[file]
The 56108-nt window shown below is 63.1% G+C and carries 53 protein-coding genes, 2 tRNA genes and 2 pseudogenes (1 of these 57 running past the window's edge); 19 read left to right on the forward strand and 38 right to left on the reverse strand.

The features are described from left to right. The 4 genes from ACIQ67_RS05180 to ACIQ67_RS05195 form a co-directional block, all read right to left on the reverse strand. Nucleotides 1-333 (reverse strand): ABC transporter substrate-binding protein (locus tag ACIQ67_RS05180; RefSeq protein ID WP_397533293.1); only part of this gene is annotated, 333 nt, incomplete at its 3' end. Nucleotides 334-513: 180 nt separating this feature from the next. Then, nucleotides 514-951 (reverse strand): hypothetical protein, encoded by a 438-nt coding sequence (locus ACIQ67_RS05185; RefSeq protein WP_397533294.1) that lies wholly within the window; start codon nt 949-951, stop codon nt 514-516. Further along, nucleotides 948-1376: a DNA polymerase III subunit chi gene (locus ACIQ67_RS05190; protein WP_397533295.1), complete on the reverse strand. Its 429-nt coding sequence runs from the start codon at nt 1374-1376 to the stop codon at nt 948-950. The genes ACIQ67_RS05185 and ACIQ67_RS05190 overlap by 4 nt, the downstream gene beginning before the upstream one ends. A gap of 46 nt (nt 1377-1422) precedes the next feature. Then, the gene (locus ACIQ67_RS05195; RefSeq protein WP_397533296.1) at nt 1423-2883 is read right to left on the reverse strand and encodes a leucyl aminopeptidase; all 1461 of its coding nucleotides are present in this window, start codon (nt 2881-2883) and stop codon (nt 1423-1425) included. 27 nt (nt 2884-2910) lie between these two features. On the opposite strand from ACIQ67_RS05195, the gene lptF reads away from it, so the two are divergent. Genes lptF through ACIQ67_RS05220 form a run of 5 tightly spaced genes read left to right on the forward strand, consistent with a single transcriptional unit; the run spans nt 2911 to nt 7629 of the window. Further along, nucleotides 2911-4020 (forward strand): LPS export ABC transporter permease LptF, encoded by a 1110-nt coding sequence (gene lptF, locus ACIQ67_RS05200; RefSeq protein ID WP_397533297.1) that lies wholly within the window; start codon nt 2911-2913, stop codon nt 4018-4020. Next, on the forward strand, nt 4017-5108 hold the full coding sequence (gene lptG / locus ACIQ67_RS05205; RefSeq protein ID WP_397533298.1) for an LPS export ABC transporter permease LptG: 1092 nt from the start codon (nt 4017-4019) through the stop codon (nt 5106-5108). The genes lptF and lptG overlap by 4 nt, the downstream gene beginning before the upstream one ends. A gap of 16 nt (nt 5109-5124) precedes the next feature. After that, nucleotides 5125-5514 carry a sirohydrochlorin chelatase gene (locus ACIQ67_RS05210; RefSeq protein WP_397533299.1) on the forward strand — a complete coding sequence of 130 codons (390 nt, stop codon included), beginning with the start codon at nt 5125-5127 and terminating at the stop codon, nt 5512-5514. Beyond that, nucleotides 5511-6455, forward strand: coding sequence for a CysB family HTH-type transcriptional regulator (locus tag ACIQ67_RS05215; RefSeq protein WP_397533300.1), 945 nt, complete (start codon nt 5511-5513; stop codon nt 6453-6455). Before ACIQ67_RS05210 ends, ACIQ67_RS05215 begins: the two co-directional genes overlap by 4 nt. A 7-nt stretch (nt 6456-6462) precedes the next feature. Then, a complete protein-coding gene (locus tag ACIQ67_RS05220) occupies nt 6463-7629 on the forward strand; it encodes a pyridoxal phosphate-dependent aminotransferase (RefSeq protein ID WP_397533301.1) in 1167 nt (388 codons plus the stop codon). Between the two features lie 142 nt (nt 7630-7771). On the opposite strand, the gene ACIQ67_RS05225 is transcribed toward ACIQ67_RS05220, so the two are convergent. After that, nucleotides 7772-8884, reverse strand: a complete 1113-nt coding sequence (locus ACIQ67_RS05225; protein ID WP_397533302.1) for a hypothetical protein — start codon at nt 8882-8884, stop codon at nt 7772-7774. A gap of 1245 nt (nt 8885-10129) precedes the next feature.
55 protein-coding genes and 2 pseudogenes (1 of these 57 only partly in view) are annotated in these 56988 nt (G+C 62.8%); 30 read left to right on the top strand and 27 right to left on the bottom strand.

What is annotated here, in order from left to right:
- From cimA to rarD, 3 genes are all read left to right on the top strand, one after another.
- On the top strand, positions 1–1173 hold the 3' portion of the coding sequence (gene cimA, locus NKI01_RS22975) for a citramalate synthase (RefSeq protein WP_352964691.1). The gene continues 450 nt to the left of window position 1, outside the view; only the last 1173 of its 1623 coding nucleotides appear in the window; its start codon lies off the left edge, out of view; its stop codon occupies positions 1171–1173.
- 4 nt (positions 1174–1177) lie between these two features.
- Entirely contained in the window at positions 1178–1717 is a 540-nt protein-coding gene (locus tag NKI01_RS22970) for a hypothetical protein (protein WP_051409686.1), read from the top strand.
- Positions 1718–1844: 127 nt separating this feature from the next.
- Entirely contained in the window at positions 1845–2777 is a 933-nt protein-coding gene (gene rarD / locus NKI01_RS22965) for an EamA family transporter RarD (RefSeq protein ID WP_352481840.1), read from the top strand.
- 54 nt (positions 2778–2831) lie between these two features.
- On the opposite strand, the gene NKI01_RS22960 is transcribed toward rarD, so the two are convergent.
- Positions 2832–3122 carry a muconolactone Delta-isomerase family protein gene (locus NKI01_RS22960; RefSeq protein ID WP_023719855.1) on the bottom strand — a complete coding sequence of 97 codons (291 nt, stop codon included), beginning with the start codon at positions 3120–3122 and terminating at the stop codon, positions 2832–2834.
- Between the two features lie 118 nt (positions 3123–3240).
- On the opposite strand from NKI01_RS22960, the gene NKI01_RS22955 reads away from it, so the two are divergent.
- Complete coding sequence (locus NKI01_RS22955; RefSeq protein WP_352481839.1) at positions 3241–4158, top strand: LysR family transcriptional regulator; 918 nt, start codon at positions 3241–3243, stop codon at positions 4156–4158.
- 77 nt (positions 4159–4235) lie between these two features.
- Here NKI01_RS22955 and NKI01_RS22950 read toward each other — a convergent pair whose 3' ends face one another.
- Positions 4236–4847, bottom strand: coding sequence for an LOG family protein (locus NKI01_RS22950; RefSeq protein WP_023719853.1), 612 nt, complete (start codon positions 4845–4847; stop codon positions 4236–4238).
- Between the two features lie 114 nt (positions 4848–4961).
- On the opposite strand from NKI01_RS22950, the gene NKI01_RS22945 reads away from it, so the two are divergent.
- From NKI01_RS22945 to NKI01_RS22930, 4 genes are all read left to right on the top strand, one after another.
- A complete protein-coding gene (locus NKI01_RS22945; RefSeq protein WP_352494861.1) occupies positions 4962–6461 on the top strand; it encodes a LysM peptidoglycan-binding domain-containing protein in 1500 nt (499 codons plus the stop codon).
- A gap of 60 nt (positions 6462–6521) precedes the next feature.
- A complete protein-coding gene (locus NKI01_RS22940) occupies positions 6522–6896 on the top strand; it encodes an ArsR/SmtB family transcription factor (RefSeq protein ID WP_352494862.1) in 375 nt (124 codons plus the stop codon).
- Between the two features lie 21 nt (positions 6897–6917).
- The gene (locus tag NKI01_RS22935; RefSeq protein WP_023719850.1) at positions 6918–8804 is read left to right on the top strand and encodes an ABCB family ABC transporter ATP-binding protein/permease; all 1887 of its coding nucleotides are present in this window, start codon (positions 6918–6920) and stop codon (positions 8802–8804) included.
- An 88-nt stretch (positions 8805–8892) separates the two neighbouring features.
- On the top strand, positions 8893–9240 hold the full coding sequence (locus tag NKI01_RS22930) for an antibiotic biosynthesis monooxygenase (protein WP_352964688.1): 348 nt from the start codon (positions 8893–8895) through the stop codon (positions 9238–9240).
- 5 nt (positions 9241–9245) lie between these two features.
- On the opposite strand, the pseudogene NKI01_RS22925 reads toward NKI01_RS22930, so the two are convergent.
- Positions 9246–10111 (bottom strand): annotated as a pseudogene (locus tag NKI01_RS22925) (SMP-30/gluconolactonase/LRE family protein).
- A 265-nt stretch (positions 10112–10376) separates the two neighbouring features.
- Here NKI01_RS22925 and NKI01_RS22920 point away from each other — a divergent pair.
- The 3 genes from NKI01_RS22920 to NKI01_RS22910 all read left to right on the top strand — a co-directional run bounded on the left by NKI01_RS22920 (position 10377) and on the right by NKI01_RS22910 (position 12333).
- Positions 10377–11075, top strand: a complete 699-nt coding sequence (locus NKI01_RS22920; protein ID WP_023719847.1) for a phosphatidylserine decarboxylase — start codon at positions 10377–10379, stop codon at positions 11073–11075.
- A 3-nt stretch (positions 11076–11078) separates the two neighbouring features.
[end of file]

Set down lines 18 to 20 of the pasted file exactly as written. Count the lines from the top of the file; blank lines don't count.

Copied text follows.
- Here NKI01_RS22955 and NKI01_RS22950 read toward each other — a convergent pair whose 3' ends face one another.
- Positions 4236–4847, bottom strand: coding sequence for an LOG family protein (locus NKI01_RS22950; RefSeq protein WP_023719853.1), 612 nt, complete (start codon positions 4845–4847; stop codon positions 4236–4238).
- Between the two features lie 114 nt (positions 4848–4961).